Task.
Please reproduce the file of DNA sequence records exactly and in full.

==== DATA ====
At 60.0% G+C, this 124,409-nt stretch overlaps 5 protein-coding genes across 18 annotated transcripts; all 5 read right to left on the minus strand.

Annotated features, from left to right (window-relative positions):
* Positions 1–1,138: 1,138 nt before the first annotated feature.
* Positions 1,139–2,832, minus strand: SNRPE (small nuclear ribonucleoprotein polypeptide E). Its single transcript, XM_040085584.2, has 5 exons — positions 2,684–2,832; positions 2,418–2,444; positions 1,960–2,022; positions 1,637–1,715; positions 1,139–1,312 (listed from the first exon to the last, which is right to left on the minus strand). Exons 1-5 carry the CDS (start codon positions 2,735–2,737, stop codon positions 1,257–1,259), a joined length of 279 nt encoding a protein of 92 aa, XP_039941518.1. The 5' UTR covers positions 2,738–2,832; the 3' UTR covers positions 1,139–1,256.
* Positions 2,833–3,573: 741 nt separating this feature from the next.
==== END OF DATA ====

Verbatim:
At 60.0% G+C, this 124,409-nt stretch overlaps 5 protein-coding genes across 18 annotated transcripts; all 5 read right to left on the minus strand.

Annotated features, from left to right (window-relative positions):
* Positions 1–1,138: 1,138 nt before the first annotated feature.
* Positions 1,139–2,832, minus strand: SNRPE (small nuclear ribonucleoprotein polypeptide E). Its single transcript, XM_040085584.2, has 5 exons — positions 2,684–2,832; positions 2,418–2,444; positions 1,960–2,022; positions 1,637–1,715; positions 1,139–1,312 (listed from the first exon to the last, which is right to left on the minus strand). Exons 1-5 carry the CDS (start codon positions 2,735–2,737, stop codon positions 1,257–1,259), a joined length of 279 nt encoding a protein of 92 aa, XP_039941518.1. The 5' UTR covers positions 2,738–2,832; the 3' UTR covers positions 1,139–1,256.
* Positions 2,833–3,573: 741 nt separating this feature from the next.